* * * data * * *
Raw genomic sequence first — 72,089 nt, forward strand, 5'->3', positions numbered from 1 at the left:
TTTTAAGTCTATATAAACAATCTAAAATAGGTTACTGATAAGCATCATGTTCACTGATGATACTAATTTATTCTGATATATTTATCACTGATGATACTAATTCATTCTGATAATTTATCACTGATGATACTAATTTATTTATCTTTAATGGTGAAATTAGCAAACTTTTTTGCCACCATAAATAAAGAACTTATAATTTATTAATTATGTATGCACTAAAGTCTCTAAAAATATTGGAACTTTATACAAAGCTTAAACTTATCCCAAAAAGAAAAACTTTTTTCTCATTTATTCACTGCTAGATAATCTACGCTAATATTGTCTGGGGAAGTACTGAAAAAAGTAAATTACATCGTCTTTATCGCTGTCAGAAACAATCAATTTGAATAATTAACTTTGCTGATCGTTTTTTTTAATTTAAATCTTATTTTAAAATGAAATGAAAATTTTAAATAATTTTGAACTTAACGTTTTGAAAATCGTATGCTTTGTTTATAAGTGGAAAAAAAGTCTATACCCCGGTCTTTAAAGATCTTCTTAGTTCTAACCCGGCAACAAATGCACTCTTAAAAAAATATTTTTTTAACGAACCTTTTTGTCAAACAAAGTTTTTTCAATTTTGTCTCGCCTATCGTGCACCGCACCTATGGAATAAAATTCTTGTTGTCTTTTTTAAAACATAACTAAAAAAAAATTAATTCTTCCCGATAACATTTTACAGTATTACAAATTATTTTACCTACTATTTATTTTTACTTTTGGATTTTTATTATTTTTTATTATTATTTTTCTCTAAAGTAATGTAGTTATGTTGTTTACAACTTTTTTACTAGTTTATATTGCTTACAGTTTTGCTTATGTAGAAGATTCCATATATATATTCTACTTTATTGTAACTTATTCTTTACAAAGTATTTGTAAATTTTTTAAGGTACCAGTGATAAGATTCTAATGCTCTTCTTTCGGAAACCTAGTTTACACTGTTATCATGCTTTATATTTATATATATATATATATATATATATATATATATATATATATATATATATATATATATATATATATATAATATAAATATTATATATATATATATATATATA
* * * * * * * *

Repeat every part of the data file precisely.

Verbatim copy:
Raw genomic sequence first — 72,089 nt, forward strand, 5'->3', positions numbered from 1 at the left:
TTTTAAGTCTATATAAACAATCTAAAATAGGTTACTGATAAGCATCATGTTCACTGATGATACTAATTTATTCTGATATATTTATCACTGATGATACTAATTCATTCTGATAATTTATCACTGATGATACTAATTTATTTATCTTTAATGGTGAAATTAGCAAACTTTTTTGCCACCATAAATAAAGAACTTATAATTTATTAATTATGTATGCACTAAAGTCTCTAAAAATATTGGAACTTTATACAAAGCTTAAACTTATCCCAAAAAGAAAAACTTTTTTCTCATTTATTCACTGCTAGATAATCTACGCTAATATTGTCTGGGGAAGTACTGAAAAAAGTAAATTACATCGTCTTTATCGCTGTCAGAAACAATCAATTTGAATAATTAACTTTGCTGATCGTTTTTTTTAATTTAAATCTTATTTTAAAATGAAATGAAAATTTTAAATAATTTTGAACTTAACGTTTTGAAAATCGTATGCTTTGTTTATAAGTGGAAAAAAAGTCTATACCCCGGTCTTTAAAGATCTTCTTAGTTCTAACCCGGCAACAAATGCACTCTTAAAAAAATATTTTTTTAACGAACCTTTTTGTCAAACAAAGTTTTTTCAATTTTGTCTCGCCTATCGTGCACCGCACCTATGGAATAAAATTCTTGTTGTCTTTTTTAAAACATAACTAAAAAAAAATTAATTCTTCCCGATAACATTTTACAGTATTACAAATTATTTTACCTACTATTTATTTTTACTTTTGGATTTTTATTATTTTTTATTATTATTTTTCTCTAAAGTAATGTAGTTATGTTGTTTACAACTTTTTTACTAGTTTATATTGCTTACAGTTTTGCTTATGTAGAAGATTCCATATATATATTCTACTTTATTGTAACTTATTCTTTACAAAGTATTTGTAAATTTTTTAAGGTACCAGTGATAAGATTCTAATGCTCTTCTTTCGGAAACCTAGTTTACACTGTTATCATGCTTTATATTTATATATATATATATATATATATATATATATATATATATATATATATATATATATATATATATATATAATATAAATATTATATATATATATATATATATA